Why Plant Shrubs?
A yard without shrubs is like a kitchen without appliances. Here's what these hardworking plants can do for your yard:

Screen unwanted sights. Choose shrubs that maintain dense foliage from top to bottom, and plant them close enough so the leaves of adjacent plants will overlap slightly at maturity.

Unify the space. Place shrubs as intermediaries to create a smooth transition from large elements, such as the house and trees, to low-lying elements, including lawn and flowers.

Direct traffic. Define open space and direct people and pets where you want them by planting shrubs in key positions, such as near property lines and pathways.

Act as a ground cover. Mass low-growing shrubs, like dwarf summersweet, to create a ground cover that's more interesting and less work than lawn.

Save space.When space is tight and a tree won't fit, create a focal point with a single showy shrub, such as fountain butterfly bush.

Provide long-lasting interest. Choose shrubs that look attractive for more than one season, such as oakleaf hydrangea, with its summer flowers, fall color, and handsome bark.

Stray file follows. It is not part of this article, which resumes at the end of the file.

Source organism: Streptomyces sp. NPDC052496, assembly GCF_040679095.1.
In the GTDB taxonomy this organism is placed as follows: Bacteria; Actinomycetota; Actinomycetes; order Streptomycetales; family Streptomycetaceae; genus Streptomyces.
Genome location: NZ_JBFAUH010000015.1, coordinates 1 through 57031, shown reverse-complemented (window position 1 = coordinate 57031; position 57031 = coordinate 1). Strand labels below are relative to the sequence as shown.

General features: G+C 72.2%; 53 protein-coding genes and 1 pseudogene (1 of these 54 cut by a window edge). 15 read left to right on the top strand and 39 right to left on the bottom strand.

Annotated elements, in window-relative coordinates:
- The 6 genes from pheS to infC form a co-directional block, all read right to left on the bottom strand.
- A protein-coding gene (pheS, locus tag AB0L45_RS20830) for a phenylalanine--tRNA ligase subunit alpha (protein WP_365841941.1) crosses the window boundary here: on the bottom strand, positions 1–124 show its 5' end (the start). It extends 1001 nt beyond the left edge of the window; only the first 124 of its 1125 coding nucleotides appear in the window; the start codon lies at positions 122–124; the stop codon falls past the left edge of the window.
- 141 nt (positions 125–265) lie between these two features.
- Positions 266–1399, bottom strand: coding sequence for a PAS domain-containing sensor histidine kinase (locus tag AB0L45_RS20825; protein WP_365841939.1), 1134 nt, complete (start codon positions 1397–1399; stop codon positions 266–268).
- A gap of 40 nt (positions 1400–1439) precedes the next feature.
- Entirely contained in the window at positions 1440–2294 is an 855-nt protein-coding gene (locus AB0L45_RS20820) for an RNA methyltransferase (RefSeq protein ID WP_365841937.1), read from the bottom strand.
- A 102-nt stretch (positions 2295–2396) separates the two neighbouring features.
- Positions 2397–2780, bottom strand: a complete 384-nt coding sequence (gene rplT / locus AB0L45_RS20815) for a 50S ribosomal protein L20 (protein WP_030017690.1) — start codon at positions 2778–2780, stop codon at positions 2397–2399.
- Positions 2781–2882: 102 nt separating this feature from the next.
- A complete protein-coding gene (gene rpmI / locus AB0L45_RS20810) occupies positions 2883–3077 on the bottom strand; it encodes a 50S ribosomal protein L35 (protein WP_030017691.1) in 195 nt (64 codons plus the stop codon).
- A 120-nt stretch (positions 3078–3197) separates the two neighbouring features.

Spaced Out
The distance between a shrub and any boundary should be at least half the width of the shrub at maturity (some shrubs grow as wide or wider than they are tall). For example, space a shrub that grows to 4 feet wide at least 2 feet from a walkway. Fill in open ground between young shrubs with fast-growing annuals and perennials, space holders that provide temporary color and cover ground until the shrubs fill out. The low-maintenance option is to spread organic mulch, such as shredded bark. It requires little upkeep while helping to smother weeds and keep soil moist.
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